Citizen Charter..The power of people is stronger than the people in power......
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Citizen Charter..The power of people is stronger than the people in power......

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The POWER of PEOPLE is stronger than the People in power............PPT on citizen charter uploaded by T J Joseph Mob-9447464502

The POWER of PEOPLE is stronger than the People in power............PPT on citizen charter uploaded by T J Joseph Mob-9447464502

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Citizen Charter..The power of people is stronger than the people in power...... Citizen Charter..The power of people is stronger than the people in power...... Presentation Transcript

  • Citizen Charter.
      • A mysandesham presentation.
      • Presented by
      • T. J JOSEPH
      • DEPUTY TAHSILDAR,
      • Kottayam. Kerala.
      • India.
    • .
    They Expect MORE…….
  • The need for a citizen charter arises from the dissatisfaction of the customer Citizen charter
  • Citizen Charter.
      • The concept of Citizen’s Charter enshrines the trust between the service provider and its users.
  • Expectation of the Customer People Expect Good service---- -------But few are willing to give it.
  • Citizen Charter Is For Good Governance.
      • The Charter should be an effective tool to ensure transparency and accountability and should help deliver good governance if implemented vigorously by the government departments.
  • Good Governance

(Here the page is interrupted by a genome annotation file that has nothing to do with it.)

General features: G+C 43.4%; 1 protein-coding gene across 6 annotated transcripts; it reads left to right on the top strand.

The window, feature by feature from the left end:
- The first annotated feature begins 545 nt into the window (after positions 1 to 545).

• Transparency
    • Accountability
    • Responsivenes
  • Transparency.
    • “ Right to information.- Transparency reduces uncertainity and un predictability in out come as relevant facts are available to citizens.
  • Transparency
    • “ The purpose of a government is to make it easy for people to do good and difficult to do evil”
    • - Sir Gladstone
  • Accountability To my customer, I may not have the Answer, But I will find it. I may not have the time, But I will make it.
  • RESPONSIVENESS
      • As public services are funded by citizens, either directly or indirectly through taxes, they have the right to expect a particular quality of service that is responsive to their needs and is provided efficiently
  • Value for money
    • About 1.87% of Indians govern 1090 million people! This comes to about US$147 billion or nearly 25% of India’s Gross domestic product or GDP!
    • Are Indian citizens getting their moneys worth?
  • Cost of Governance.
    • By the 790 politicians at the Center,
    • the 4120 in the 35 States and
    • the 18.7 million employees of the Central and State Govts.